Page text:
"I am unbelievably excited about the Test series. I feel as though I've been wrapped up in administration for four and a half months, but we are now about to get to what arguably is one of the greatest games of all time - the Wallabies against the Lions," said Pulver.
"It is hugely important for Australian rugby. Some of the key metrics reflecting the health of our game have been trending for the last couple of years and one of those is fan engagement.
"I'm looking for this series to capture the fans' imagination. If the Wallabies can compete effectively against a team as good as the Lions I am hoping it will help to capture the hearts and minds.
"The fact we put these tickets on sale at an incredibly high price and they sold within a nano-second shows there is a massive appetite for the Lions in Australia and long may it continue. I asked (Lions chairman) Gerald Davies if he could come back again next year because the financial implications are so good - we love the Lions."
Pulver has travelled around Australia with the Lions and has been delighted with the crowds. A sell-out gate of 50,000+ will be at the Suncorp Stadium today for the first Test in Brisbane and it will be the same in Melbourne and Sydney as the series reaches its climax.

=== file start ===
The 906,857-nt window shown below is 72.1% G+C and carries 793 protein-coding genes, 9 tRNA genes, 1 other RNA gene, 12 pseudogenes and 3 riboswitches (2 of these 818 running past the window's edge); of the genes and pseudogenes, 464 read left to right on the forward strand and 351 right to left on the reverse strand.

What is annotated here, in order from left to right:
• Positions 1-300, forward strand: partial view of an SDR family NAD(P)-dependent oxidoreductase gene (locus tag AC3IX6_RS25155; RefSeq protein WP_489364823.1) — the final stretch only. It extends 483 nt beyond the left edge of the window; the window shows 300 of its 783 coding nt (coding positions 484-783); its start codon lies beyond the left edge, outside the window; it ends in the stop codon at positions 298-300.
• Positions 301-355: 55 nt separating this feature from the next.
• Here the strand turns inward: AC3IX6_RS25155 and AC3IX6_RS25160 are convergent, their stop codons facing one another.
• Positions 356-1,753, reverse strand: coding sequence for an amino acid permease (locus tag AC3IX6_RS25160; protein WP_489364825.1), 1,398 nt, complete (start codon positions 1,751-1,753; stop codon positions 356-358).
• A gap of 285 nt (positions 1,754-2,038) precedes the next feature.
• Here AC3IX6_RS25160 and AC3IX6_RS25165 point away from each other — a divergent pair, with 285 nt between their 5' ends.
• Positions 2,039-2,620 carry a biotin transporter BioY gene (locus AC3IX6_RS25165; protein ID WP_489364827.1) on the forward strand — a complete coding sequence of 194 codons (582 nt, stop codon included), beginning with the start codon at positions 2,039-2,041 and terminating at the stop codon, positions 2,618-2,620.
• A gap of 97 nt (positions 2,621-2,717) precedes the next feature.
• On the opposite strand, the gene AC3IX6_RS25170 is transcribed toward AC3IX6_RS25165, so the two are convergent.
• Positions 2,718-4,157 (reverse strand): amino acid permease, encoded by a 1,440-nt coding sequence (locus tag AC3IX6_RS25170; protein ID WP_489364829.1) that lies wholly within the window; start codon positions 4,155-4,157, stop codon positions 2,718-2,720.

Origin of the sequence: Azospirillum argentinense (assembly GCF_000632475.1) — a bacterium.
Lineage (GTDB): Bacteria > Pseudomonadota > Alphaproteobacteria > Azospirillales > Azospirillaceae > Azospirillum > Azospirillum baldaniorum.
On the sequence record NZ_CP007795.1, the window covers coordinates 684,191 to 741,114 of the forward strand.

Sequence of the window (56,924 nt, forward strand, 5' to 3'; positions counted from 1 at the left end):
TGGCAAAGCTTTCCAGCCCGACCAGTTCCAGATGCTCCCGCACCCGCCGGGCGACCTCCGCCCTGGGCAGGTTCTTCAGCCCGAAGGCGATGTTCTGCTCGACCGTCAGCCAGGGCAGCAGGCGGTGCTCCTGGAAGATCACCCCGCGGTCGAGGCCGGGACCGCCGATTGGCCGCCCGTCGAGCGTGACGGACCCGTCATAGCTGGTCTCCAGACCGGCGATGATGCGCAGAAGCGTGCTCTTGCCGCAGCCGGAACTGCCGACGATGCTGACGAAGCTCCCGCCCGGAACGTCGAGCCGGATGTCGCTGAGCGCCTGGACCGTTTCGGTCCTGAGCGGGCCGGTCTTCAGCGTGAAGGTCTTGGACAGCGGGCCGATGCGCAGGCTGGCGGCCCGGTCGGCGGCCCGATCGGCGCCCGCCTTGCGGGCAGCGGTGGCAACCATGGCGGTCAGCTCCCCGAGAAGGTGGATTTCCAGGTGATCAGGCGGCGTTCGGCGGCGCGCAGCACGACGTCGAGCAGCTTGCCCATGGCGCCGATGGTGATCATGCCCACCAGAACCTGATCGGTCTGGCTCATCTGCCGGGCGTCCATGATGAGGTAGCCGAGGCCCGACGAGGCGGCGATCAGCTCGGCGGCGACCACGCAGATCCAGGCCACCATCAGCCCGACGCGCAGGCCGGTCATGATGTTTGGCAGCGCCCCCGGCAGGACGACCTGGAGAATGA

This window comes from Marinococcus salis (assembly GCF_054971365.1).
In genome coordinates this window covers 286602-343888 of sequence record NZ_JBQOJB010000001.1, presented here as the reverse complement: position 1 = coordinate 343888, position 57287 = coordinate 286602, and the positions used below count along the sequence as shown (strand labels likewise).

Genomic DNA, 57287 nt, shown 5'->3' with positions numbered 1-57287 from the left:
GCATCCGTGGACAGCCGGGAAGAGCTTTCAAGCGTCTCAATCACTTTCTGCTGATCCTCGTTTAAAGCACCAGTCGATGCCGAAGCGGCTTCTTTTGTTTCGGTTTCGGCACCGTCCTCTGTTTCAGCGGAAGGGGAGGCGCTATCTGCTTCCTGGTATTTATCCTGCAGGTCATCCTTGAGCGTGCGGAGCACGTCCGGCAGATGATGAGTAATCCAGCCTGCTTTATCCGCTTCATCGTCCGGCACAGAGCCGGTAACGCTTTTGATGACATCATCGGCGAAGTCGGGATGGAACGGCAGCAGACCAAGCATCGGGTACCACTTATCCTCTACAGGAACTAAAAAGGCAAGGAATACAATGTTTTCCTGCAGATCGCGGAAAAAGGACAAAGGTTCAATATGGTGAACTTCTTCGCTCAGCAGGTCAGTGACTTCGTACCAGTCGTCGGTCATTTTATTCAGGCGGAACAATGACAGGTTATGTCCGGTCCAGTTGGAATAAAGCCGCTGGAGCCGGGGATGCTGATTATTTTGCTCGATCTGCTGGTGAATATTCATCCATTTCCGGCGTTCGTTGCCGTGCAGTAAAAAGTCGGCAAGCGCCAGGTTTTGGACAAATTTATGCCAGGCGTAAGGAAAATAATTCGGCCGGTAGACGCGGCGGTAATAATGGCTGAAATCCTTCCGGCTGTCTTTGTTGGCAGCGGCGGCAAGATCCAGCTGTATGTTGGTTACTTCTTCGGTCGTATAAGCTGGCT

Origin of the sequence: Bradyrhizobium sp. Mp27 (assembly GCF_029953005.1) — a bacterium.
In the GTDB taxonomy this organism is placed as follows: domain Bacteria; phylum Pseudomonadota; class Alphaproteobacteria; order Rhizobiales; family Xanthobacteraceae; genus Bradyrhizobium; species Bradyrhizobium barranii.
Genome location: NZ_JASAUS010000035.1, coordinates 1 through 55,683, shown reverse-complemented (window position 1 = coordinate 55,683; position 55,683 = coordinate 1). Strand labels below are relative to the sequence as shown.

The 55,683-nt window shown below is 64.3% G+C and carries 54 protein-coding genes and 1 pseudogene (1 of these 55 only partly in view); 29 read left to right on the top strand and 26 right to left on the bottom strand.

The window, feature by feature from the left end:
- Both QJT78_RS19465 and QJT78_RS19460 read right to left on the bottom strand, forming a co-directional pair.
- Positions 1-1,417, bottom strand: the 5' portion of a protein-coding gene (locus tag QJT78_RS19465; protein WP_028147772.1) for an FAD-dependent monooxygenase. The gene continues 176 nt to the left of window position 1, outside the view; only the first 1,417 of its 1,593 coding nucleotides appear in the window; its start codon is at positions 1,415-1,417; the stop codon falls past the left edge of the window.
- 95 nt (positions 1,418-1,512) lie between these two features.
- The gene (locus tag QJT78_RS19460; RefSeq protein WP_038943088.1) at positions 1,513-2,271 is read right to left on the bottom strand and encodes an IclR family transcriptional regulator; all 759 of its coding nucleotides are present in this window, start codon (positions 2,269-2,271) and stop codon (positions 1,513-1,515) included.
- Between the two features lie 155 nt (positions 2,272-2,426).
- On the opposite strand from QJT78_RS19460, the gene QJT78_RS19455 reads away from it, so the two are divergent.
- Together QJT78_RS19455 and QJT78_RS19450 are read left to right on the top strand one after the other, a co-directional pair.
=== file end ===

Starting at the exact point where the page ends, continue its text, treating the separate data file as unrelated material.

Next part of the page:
And Pulver has no concerns over the Wallabies being 'undercooked' going into the series having not had a warm-up game.
"I have to trust my coach. If I am making him accountable for the team's performance then I am going to support his requirement," said Pulver.
"I can tell you he is happy with the preparation. They have had a very constructive two and a half weeks in camp and he has got the playing group he wants. That's despite him missing a bunch of terrific players through injury.
"I think we are going to see a cracking contest on Saturday night. In some areas the victories to the Lions have been a bit bigger than they should have been because of the teams that were opposing them.
"But I have seen every game and the atmosphere and spirit has been phenomenal. The sea of red is building, the Australian fans love it and it is wonderful for rugby.
"I just wish the Australian crowd would sing. The great criticism I have of rugby in Australia is that in the northern hemisphere you hear the crowds erupt into song.
"The passion and the loyalty is palpable and I just want our crowd to do the same. We have to find a way of doing that in Australia."